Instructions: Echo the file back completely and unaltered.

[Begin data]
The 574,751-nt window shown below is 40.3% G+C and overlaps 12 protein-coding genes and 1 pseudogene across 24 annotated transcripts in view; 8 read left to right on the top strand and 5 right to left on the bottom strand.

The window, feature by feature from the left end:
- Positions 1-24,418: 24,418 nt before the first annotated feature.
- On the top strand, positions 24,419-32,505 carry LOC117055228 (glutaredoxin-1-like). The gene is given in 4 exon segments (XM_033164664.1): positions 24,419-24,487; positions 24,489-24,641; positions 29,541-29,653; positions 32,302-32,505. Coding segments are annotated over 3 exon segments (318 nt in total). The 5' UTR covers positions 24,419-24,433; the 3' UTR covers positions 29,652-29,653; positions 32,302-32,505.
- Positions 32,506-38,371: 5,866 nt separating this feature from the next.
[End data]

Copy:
The 574,751-nt window shown below is 40.3% G+C and overlaps 12 protein-coding genes and 1 pseudogene across 24 annotated transcripts in view; 8 read left to right on the top strand and 5 right to left on the bottom strand.

The window, feature by feature from the left end:
- Positions 1-24,418: 24,418 nt before the first annotated feature.
- On the top strand, positions 24,419-32,505 carry LOC117055228 (glutaredoxin-1-like). The gene is given in 4 exon segments (XM_033164664.1): positions 24,419-24,487; positions 24,489-24,641; positions 29,541-29,653; positions 32,302-32,505. Coding segments are annotated over 3 exon segments (318 nt in total). The 5' UTR covers positions 24,419-24,433; the 3' UTR covers positions 29,652-29,653; positions 32,302-32,505.
- Positions 32,506-38,371: 5,866 nt separating this feature from the next.